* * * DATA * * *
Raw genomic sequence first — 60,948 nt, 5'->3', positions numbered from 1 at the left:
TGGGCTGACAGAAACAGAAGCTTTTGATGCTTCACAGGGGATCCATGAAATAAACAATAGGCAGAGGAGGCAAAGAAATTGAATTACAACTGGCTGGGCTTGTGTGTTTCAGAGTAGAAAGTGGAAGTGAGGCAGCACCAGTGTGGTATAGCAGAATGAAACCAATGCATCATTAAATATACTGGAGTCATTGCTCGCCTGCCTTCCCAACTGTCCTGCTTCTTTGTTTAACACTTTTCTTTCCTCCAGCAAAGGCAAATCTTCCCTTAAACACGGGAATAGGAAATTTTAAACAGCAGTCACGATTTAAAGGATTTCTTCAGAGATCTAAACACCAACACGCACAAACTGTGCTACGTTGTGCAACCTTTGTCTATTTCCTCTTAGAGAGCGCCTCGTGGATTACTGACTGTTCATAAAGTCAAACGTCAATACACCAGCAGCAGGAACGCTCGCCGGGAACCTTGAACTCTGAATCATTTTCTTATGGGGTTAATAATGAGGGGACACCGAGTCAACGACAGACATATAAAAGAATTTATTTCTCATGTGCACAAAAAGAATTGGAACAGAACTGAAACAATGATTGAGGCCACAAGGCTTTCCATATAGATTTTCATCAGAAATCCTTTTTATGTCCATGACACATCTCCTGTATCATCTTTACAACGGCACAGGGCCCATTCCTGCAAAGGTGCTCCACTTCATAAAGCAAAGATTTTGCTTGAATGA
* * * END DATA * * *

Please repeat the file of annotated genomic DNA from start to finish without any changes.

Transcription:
Raw genomic sequence first — 60,948 nt, 5'->3', positions numbered from 1 at the left:
TGGGCTGACAGAAACAGAAGCTTTTGATGCTTCACAGGGGATCCATGAAATAAACAATAGGCAGAGGAGGCAAAGAAATTGAATTACAACTGGCTGGGCTTGTGTGTTTCAGAGTAGAAAGTGGAAGTGAGGCAGCACCAGTGTGGTATAGCAGAATGAAACCAATGCATCATTAAATATACTGGAGTCATTGCTCGCCTGCCTTCCCAACTGTCCTGCTTCTTTGTTTAACACTTTTCTTTCCTCCAGCAAAGGCAAATCTTCCCTTAAACACGGGAATAGGAAATTTTAAACAGCAGTCACGATTTAAAGGATTTCTTCAGAGATCTAAACACCAACACGCACAAACTGTGCTACGTTGTGCAACCTTTGTCTATTTCCTCTTAGAGAGCGCCTCGTGGATTACTGACTGTTCATAAAGTCAAACGTCAATACACCAGCAGCAGGAACGCTCGCCGGGAACCTTGAACTCTGAATCATTTTCTTATGGGGTTAATAATGAGGGGACACCGAGTCAACGACAGACATATAAAAGAATTTATTTCTCATGTGCACAAAAAGAATTGGAACAGAACTGAAACAATGATTGAGGCCACAAGGCTTTCCATATAGATTTTCATCAGAAATCCTTTTTATGTCCATGACACATCTCCTGTATCATCTTTACAACGGCACAGGGCCCATTCCTGCAAAGGTGCTCCACTTCATAAAGCAAAGATTTTGCTTGAATGA